Government Settles with Art Collector, Allowing Two Rare Ceramic Antiquities to Be Repatriated to Government of Peru
The United States entered into a settlement agreement today with a New York-based collector of Peruvian pre-Columbian antiquities that will allow two rare ceramic pieces to be returned to the government of Peru. The Peruvian government considers the items part of the country’s cultural patrimony and believes they were unlawfully exported from Peru. The settlement agreement was approved today by United States District Judge Roslynn R. Mauskopf.
The settlement was announced by United States Attorney Loretta E. Lynch; Robert E. Perez, Director, New York Field Office, U.S. Customs and Border Protection (CBP); and James T. Hayes, Jr., Special Agent-in-Charge of United States Immigration and Customs Enforcement (ICE), Homeland Security Investigations (HSI), in New York.
Acting on information from Peru, the two antiquities, and several others, were seized on August 5, 2009, by CBP and HSI at John F. Kennedy International Airport as they entered the country on a Swiss Air flight from Zurich, Switzerland. HSI and CBP promptly began an investigation into their provenance.
Working closely with leading experts in Peruvian pre-Columbian ceramics, law enforcement established that the two items had likely originated from the Jequetepeque Valley in Peru from La Mina or another archaeological site nearby in the Lambayeque area. The ceramics experts date the two pieces from between 300 and 360 A.D. These sites were looted in the late 1970s, and items from this area did not reach the art market until the early 1980s. The investigation led law enforcement to conclude that invoices created by the seller and exporter of record, Anton Roeckl, which indicated that Roeckl had purchased the property in Germany in the late 1960s, were untrue.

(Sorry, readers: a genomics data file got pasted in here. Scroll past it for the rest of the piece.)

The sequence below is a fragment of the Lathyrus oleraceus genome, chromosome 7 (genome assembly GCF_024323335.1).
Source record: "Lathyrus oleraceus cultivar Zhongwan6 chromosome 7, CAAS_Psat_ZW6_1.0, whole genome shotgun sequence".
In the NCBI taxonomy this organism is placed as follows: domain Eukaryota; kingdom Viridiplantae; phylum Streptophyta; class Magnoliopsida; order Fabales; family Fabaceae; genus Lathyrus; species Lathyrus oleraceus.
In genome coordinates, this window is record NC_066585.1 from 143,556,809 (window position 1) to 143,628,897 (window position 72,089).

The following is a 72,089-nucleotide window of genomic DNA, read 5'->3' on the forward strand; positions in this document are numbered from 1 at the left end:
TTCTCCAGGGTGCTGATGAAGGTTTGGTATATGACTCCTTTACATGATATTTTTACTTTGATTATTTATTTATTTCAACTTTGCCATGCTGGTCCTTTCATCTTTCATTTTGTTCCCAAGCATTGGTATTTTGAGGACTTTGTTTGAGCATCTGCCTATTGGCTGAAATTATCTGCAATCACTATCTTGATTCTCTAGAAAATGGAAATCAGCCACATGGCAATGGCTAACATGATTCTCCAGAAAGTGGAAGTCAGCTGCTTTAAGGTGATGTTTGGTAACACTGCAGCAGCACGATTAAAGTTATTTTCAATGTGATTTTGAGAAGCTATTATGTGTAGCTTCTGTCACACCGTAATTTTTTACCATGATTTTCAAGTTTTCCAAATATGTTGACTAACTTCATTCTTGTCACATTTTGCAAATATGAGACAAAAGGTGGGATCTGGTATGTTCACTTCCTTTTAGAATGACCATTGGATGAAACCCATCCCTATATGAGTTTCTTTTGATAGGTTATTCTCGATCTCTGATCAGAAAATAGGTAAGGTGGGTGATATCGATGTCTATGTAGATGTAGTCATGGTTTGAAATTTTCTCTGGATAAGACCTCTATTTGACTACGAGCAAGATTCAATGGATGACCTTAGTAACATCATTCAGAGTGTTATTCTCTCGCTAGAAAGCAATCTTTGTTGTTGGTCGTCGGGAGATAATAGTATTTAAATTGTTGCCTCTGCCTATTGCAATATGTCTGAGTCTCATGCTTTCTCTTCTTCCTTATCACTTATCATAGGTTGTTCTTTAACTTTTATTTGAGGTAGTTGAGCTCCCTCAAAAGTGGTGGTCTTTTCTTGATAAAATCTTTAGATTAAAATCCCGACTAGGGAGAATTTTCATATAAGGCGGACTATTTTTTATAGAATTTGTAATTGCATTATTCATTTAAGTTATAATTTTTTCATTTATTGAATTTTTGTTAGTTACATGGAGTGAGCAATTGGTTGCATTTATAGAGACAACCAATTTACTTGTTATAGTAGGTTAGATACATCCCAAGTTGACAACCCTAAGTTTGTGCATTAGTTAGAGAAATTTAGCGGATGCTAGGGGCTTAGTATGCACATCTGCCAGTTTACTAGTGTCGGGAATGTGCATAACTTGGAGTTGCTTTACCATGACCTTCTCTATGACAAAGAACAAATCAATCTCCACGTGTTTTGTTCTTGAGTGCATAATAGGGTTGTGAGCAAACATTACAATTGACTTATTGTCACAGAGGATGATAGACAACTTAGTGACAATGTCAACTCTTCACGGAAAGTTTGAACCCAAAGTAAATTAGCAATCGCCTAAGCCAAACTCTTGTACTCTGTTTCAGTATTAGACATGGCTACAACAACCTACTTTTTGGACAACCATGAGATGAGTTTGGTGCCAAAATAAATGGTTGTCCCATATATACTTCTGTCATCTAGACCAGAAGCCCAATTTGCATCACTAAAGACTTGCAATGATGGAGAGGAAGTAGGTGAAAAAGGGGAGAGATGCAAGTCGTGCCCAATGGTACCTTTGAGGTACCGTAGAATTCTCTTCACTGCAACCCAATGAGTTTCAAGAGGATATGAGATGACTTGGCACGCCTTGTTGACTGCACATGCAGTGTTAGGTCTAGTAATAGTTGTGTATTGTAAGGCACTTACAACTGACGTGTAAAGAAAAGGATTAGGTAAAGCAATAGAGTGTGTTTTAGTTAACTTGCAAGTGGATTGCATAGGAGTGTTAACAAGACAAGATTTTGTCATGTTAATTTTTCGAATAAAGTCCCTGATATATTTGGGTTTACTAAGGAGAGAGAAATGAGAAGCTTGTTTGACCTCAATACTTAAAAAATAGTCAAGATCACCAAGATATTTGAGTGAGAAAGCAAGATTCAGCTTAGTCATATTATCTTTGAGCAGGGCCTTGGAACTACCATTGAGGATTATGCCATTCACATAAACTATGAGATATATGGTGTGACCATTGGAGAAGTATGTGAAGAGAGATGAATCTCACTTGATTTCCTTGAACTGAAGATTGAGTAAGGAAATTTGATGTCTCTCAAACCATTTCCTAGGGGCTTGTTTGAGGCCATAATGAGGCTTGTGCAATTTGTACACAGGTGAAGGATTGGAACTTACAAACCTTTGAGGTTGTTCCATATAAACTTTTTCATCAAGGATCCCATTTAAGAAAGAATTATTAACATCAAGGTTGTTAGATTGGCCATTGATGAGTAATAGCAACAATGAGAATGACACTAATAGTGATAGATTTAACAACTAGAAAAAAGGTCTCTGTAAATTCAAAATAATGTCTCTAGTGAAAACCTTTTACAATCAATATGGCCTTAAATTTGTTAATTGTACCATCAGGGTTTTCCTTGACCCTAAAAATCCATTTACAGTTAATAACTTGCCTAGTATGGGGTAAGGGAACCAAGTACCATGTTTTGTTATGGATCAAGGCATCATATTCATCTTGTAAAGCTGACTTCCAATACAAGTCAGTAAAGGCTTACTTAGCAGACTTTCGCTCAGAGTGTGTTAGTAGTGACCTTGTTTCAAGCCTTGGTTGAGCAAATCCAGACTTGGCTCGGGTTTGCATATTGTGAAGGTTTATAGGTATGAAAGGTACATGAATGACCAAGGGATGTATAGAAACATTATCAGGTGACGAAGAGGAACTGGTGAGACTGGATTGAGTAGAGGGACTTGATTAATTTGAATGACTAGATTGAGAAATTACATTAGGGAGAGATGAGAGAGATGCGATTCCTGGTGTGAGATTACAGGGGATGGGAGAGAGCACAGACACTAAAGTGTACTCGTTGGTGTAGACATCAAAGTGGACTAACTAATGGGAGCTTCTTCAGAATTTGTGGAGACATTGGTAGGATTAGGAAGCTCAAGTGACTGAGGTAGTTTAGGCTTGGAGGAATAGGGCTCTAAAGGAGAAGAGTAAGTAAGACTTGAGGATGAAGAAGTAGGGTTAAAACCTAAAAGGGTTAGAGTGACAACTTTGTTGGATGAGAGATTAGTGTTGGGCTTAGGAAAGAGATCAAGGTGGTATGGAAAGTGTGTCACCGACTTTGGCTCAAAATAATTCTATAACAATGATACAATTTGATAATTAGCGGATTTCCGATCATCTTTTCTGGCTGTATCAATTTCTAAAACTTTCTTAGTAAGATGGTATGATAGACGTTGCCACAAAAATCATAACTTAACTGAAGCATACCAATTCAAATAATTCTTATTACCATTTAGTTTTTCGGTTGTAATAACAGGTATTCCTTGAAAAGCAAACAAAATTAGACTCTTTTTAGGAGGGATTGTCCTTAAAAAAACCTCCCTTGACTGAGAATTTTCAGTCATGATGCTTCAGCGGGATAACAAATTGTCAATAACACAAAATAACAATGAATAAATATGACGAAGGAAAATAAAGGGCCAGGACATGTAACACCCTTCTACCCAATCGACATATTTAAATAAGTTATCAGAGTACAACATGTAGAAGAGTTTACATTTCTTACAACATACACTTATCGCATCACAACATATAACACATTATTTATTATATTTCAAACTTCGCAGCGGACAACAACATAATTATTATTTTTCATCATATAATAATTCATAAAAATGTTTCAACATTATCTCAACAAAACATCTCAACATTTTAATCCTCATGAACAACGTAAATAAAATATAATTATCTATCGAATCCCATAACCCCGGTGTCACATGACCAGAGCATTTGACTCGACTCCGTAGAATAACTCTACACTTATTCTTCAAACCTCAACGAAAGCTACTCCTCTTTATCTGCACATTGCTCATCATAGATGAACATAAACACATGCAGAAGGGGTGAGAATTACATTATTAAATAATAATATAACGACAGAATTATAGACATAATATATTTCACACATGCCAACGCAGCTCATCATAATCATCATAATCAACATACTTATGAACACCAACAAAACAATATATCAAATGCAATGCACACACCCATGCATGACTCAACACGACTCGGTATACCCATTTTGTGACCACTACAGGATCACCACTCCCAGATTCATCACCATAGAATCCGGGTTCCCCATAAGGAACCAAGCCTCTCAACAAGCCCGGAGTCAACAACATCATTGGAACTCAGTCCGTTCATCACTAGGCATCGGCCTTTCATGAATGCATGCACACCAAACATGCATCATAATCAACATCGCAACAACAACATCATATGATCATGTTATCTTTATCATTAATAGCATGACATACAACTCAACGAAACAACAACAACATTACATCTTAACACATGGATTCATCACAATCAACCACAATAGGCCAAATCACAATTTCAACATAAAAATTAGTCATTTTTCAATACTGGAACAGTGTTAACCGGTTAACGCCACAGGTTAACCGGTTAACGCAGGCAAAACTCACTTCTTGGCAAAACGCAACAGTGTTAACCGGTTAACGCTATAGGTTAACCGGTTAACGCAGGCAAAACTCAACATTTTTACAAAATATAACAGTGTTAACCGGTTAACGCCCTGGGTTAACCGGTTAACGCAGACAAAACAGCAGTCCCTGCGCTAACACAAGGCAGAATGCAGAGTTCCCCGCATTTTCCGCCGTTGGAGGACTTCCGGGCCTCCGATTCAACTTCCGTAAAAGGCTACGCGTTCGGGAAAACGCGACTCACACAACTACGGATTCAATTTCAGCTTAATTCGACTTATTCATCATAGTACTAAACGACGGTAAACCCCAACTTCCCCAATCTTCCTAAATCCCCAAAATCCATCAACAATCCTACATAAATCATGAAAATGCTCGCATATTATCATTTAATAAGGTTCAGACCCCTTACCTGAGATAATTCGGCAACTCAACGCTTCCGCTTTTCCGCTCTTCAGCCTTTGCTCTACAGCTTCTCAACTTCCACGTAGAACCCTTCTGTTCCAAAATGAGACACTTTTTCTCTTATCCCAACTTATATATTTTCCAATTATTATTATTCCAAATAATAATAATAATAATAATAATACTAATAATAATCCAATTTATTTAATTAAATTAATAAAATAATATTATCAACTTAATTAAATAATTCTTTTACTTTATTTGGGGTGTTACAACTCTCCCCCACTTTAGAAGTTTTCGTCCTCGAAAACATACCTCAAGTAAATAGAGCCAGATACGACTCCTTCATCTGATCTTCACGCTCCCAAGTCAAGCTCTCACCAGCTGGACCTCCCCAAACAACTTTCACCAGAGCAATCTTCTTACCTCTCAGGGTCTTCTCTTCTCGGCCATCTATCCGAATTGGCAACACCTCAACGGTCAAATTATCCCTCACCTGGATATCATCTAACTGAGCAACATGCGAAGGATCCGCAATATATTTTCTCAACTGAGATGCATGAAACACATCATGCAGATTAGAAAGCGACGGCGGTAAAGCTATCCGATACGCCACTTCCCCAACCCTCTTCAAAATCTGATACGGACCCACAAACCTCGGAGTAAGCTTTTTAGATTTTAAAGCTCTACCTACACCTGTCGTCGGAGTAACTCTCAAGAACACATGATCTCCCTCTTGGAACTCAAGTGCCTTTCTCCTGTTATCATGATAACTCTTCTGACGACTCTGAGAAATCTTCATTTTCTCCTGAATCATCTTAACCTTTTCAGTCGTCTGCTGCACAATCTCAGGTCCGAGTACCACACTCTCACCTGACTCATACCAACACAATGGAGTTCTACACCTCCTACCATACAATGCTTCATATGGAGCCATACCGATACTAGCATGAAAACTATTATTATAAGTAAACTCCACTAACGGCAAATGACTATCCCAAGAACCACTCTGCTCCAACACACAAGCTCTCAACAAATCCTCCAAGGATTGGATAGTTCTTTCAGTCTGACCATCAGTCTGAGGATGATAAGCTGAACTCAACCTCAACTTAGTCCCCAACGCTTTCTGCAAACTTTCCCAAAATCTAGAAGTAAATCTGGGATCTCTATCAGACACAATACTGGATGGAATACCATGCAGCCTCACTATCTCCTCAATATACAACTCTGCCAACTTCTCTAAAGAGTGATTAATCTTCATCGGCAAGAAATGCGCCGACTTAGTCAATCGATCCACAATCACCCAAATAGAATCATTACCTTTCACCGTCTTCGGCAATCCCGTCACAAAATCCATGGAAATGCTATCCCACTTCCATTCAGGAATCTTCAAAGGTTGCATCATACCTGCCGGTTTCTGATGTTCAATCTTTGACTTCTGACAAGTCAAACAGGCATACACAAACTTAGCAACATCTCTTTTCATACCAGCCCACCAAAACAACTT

As part of the settlement agreement, the United States Attorney’s Office for the Eastern District of New York agreed to ask counsel for the Peruvian government to place the two repatriated items in a museum or other cultural institution in Peru.
The seized items are described as: (1) Pot With a Feline on One Side is a whole bottle with a tubular gullet, beveled lip, and stirrup handle. The body of the vase has a globe-like shape and flat base. It shows pictorial decoration and the image of a feline in a lateral position standing up showing its teeth with a spotted body, in high relief. It is an original pre-Hispanic piece of Peruvian origin in the Dos Cabezas (formerly La Mina) sub-style; and (2) Standing Feline is a whole sculpted bottle with tubular gullet and reinforced lip, stirrup handle in the back side of the piece. The feline represented is standing up on his posterior hinds while the arms in the front are held high, showing its palms. The face of the feline shows it with eyes open, mouth open, and tongue on display. It is an original pre-Hispanic piece of Peruvian origin in the Dos Cabezas (formerly La Mina) sub-style.
“We are committed to returning stolen antiquities and artifacts of cultural patrimony to their country of origin,” stated United States Attorney Lynch. Ms. Lynch expressed her grateful appreciation to CBP and ICE, the agencies responsible for leading the government’s investigation.
“The artifacts we have recovered are a significant part of the cultural history of Peru and will now be returned to their rightful owners,” said ICE Special Agent-in-Charge Hayes. “This agreement demonstrates the continued success of cooperative efforts among foreign governments and U.S. law enforcement authorities in returning cultural artifacts and antiquities to their native countries.”
CBP Director Perez stated, “On behalf of the United States and U.S. Customs and Border Protection, CBP is honored to have assisted in repatriating these artifacts to the people of Peru. CBP will continue to vigorously enforce international law in the recovery, seizure, and return of stolen antiquities which represent our shared connection as world citizens.”
The government’s case was handled by Assistant United States Attorney Duncan Levin.
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